Kathy Schiffer is a Catholic blogger. In addition to her blog Seasons of Grace, her articles have appeared in the National Catholic Register, Aleteia, Zenit, the Michigan Catholic, Legatus Magazine, and other Catholic publications. She’s worked for Catholic and other Christian ministries since 1988, as radio producer, director of special events and media relations coordinator. Kathy and her husband, Deacon Jerry Schiffer, have three adult children.
On April 29, 1980, the world lost a great storyteller when Alfred Hitchcock, the “Master of Suspense,” died in his Bel Aire home at the age of 81. His repertoire included more than 50 films in the suspense genre – films such as “The Birds,” “Psycho,” “North by Northwest” and others.
The 2012 film “Hitchcock”, which purported to tell the director's life story, gave little attention to his faith. Instead, it spotlighted Hitch's alleged behind-the-scenes discord with his wife of 54 years, screenwriter Alma Reville, and his domineering approach to actors on the set of his films. Two biographies – by Patrick McGilligan (in 2004) and Peter Ackroyd (in 2016) – did little to unpack the spiritual side of Hitchcock's life.
McGilligan wrote of his family of origin, in Alfred Hitchcock: A Life in Darkness and Light:
The Hitchcocks were staunchly Catholic, but they showed irreverence for everything, including Catholicism. The Hitchcocks had a number of priests in the family; relatives or not, clergymen were in and out of the home, drinking, singing, laughing, and making mischief.
Ackroyd recounted a story about how Hitchcock kept his feet firmly planted in reality: He smashed a once-used tea cup every morning after breakfast, to remind himself of the frailty of life.
But throughout his youth, Hitchcock was immersed in Catholic faith. Raised as a Catholic, he was sent to Salesian College in Battersea, and to the Jesuit grammar school at St. Ignatius College in Stamford Hill, London. His wife Alma converted to the Catholic faith before their marriage in 1926, and the couple were married in a Catholic ceremony in London's Church of the Immaculate Heart of Mary, more commonly called Brompton Oratory.
In Hitchcock's later years, he was frequently visited at home by two Jesuit priests, Fr. Tom Sullivan and Fr. Mark Henninger. Father Henninger wrote in The Wall Street Journal about how he, as a young priest from Cleveland studying at UCLA, was invited to accompany his friend Fr. Sullivan to the famed director's house. “On that Saturday,” he wrote,
...when we found Hitchcock asleep in the living room, Tom gently shook him. Hitchcock awoke, looked up and kissed Tom's hand, thanking him.
…After we chatted for a while, we all crossed from the living room through a breezeway to his study, and there, with his wife, Alma, we celebrated a quiet Mass. Across from me were the bound volumes of his movie scripts, “The Birds,” “Psycho,” “North by Northwest” and others – a great distraction. Hitchcock had been away from the Church for some time, and he answered the responses in Latin the old way. But the most remarkable sight was that after receiving communion, he silently cried, tears rolling down his huge cheeks.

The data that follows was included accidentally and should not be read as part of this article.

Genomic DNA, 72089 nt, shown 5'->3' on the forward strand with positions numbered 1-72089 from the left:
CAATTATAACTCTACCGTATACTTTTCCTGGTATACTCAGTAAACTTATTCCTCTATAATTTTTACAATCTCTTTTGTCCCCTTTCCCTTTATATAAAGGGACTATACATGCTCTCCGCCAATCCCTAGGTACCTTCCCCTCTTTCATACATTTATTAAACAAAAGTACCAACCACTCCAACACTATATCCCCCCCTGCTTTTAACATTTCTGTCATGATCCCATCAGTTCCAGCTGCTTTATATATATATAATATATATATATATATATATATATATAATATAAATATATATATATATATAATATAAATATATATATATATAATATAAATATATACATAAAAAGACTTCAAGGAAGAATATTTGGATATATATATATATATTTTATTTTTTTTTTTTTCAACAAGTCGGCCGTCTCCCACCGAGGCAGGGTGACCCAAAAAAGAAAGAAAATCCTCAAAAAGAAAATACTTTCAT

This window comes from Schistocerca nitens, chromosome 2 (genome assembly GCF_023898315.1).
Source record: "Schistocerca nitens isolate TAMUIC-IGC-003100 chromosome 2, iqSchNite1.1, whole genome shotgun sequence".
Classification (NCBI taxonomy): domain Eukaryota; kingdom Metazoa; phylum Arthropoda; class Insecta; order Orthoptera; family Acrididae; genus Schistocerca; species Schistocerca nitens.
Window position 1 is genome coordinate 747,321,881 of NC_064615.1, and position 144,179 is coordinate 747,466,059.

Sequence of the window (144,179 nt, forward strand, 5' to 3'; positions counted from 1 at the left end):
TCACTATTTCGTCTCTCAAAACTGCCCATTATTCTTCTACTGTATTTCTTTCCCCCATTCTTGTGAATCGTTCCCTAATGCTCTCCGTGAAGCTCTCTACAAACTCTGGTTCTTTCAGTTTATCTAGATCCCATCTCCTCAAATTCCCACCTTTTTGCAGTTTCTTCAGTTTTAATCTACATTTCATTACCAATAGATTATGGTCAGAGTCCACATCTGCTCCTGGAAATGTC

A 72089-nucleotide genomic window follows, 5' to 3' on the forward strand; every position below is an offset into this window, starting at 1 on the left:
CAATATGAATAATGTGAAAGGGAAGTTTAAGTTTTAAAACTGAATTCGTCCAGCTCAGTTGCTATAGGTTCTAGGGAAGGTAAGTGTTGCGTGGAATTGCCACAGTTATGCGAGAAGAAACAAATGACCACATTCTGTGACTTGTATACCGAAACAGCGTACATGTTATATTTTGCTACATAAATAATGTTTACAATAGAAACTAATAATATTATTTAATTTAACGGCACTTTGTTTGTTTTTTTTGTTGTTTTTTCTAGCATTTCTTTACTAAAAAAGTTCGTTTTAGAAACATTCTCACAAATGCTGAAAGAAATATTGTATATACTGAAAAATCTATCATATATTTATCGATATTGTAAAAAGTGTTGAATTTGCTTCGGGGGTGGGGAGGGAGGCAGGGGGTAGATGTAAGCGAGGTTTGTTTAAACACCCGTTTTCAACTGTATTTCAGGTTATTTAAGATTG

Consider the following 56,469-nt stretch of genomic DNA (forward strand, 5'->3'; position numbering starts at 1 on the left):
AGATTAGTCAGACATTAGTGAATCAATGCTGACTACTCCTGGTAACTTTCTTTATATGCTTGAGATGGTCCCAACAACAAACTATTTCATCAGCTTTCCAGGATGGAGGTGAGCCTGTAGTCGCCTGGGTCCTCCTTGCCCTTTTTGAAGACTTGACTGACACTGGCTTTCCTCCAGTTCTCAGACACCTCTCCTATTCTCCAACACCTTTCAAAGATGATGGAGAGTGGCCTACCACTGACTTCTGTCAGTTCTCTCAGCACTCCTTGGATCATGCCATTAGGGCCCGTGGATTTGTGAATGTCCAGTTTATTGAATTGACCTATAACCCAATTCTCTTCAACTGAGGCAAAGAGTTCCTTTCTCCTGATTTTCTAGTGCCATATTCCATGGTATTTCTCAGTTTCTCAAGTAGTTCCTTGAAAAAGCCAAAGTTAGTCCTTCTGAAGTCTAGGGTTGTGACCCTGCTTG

Tom and I returned a number of times, always on Saturday afternoons, sometimes together, but I remember once going by myself. I'm somewhat tongue-tied around famous people and found it a bit awkward to chitchat with Alfred Hitchcock, but we did, enjoyably, in his living room. At one point he said, “Let's have Mass.”
He was 81 years old and had difficulty moving, so I helped him get up and assisted him across the breezeway. As we slowly walked, I felt I had to say something to break the silence, and the best I could come up with was, “Well, Mr. Hitchcock, have you seen any good movies lately?” He paused and said emphatically, “No, I haven't. When I made movies they were about people, not robots. Robots are boring. Come on, let's have Mass.” He died soon after these visits, and his funeral Mass was at Good Shepherd Catholic Church in Beverly Hills.
Hitchcock had a difficult time adjusting to the changes that followed Vatican II, and he once turned down an opportunity to meet personally with the Pope. But while he may have drifted from the active practice of his Catholic faith in mid-life, Catholicism nonetheless found its way into his stories. Many of his most popular films – such as “I Confess,” “Vertigo,” “Rear Window,” “Strangers on a Train” and others – employ religious imagery and themes.
Reflecting on Hitch's embrace of faith in his later years, Father Henninger wrote:
Some people find these late-in-life returns to religion suspect, a sign of weakness or of one's 'losing it.' But nothing focuses the mind as much as death. There is a long tradition going back to ancient times of memento mori, remember death. Why? I suspect that in facing death one may at least see soberly, whether clearly or not, truths missed for years, what is finally worth one's attention.
Weighing one's life with its share of wounds suffered and inflicted in such a perspective, and seeking reconciliation with an experienced and forgiving God, strikes me as profoundly human. Hitchcock's extraordinary reaction to receiving communion was the face of real humanity and religion, far away from headlines … or today's filmmakers and biographers.